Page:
What if you could get an Alzheimer’s vaccine like you do for measles or chickenpox? Scientists at University of Texas Southwestern Medical Center are hoping that day isn’t too far off based on the results of a study using mice.
Researchers claimed to have found a vaccine that stopped the accumulation of the beta-amyloid and tau proteins in the brain, two of the biomarkers of Alzheimer’s and the two most popular targets for Alzheimer’s drugs.
They tested the vaccine, delivered via a shot through the skin, on mice who have been genetically engineered to produce the plaques and tangles associated with Alzheimer’s. The shot is made up of DNA from Alzheimer’s proteins that can “teach” the body how to eliminate the proteins in the brain. The injection is called Aβ42, and it makes a three-molecule chain of the protein. The body then produces an antibody, which was shown to stop the build-up of both amyloid and tau.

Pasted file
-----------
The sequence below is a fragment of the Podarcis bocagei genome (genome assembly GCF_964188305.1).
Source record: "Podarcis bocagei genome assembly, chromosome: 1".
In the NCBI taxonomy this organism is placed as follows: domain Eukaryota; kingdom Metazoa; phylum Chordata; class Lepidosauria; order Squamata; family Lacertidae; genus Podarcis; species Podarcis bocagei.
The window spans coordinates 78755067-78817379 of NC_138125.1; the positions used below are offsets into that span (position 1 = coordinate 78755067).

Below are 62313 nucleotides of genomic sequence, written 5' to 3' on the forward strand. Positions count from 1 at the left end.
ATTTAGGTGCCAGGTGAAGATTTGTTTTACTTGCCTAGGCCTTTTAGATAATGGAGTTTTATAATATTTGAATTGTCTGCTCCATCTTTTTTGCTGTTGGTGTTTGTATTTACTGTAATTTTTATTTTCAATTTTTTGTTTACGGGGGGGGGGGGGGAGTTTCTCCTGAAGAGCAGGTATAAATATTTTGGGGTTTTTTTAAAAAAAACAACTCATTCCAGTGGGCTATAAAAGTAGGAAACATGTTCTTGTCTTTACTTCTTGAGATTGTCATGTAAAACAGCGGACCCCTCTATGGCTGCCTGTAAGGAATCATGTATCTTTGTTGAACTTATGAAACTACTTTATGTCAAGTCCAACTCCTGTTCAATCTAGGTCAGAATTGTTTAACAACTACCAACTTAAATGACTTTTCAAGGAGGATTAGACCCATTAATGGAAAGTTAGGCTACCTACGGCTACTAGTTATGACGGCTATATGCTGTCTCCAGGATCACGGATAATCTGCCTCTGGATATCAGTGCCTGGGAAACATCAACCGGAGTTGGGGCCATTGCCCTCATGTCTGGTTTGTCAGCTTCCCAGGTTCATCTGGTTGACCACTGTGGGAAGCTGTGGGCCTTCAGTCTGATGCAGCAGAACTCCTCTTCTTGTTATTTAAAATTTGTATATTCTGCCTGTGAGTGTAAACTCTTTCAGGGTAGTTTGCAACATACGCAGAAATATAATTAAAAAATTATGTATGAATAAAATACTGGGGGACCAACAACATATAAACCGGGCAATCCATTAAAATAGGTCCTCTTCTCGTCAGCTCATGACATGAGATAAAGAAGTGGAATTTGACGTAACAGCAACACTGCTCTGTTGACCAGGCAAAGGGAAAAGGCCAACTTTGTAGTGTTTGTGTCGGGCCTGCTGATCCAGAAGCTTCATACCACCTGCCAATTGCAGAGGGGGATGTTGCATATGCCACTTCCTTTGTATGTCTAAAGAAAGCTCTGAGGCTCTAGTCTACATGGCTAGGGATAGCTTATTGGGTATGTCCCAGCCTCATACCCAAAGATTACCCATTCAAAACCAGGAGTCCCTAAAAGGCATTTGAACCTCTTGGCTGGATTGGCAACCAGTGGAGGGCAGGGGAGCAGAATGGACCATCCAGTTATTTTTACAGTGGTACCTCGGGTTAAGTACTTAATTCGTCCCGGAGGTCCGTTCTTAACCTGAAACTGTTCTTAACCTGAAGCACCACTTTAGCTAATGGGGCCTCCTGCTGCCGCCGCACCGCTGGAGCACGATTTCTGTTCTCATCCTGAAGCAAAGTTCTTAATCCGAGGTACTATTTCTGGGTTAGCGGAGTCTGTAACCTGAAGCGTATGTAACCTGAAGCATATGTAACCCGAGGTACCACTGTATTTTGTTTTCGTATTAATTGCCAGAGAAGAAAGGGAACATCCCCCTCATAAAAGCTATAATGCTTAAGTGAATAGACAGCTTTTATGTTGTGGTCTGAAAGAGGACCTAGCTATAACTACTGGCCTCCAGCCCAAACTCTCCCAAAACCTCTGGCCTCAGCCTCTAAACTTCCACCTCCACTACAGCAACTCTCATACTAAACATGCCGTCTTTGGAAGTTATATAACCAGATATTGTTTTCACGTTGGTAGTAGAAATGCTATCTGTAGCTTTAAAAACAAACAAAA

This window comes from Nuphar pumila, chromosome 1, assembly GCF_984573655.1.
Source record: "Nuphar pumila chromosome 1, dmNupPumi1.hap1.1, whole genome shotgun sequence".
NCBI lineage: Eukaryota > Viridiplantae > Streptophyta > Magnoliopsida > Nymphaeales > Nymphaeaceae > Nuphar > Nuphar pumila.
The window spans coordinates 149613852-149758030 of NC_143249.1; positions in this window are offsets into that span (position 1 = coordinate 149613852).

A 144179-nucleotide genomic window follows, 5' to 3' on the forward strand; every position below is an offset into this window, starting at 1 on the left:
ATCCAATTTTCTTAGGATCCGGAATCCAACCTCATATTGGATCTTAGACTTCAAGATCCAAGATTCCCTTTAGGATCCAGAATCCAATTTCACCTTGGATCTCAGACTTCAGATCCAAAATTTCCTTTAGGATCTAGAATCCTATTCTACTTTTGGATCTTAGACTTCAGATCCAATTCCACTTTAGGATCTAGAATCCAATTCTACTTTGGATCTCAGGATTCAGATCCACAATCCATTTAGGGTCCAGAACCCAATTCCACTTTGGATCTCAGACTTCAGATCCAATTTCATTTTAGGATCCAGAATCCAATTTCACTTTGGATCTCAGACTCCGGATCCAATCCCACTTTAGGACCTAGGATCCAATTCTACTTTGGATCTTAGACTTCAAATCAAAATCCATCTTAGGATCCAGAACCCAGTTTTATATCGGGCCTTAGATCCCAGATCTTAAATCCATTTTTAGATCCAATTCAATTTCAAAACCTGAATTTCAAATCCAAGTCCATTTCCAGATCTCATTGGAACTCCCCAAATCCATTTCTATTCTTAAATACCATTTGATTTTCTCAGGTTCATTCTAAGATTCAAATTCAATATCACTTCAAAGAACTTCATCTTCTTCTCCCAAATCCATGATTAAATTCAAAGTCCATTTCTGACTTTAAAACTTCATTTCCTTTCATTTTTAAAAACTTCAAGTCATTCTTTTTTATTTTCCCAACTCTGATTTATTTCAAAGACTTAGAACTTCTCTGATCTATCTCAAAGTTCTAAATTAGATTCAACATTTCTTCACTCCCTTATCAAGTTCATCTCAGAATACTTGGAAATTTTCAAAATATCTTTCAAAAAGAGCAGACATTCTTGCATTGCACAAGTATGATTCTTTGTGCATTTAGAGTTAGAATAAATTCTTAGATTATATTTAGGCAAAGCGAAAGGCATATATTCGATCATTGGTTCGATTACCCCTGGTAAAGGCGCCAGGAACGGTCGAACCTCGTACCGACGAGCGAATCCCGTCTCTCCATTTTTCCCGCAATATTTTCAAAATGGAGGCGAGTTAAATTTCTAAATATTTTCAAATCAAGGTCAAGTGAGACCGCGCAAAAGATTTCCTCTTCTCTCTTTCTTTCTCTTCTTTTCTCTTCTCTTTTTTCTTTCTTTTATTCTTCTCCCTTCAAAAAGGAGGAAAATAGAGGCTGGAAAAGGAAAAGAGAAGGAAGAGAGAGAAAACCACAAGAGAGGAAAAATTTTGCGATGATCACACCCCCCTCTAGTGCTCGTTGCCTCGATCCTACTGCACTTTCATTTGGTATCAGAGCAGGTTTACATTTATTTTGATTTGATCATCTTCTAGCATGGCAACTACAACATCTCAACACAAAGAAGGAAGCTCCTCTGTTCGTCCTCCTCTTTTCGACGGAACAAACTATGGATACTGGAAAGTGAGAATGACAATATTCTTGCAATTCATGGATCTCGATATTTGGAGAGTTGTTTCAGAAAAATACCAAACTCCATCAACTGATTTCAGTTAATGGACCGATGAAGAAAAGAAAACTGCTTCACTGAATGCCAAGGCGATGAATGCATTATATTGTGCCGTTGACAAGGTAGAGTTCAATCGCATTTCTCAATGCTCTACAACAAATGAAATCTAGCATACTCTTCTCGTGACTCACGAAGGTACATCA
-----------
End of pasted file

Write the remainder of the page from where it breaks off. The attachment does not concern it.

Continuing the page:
“This study is the culmination of a decade of research that has repeatedly demonstrated that this vaccine can effectively and safely target in animal models what we think may cause Alzheimer’s disease,” said Dr. Roger Rosenberg, founding Director of the Alzheimer’s Disease Center at UT Southwestern. “I believe we’re getting close to testing this therapy in people.”
In the mouse study, the vaccine lowered beta-amyloid by 40 percent and tau by 50 percent.
This isn’t the first time anti-amyloid drugs have been tested. But in the past, they caused swelling of the brain. This vaccine triggers an immune response that doesn’t result in swelling.
If amyloid and tau are the cause of Alzheimer’s, this could be a potential therapy that could slash the number of people with the disease.
“If the onset of the disease could be delayed by even five years, that would be enormous for the patients and their families,” said Dr. Doris Lambracht-Washington, the study’s senior author. “The number of dementia cases could drop by half.”
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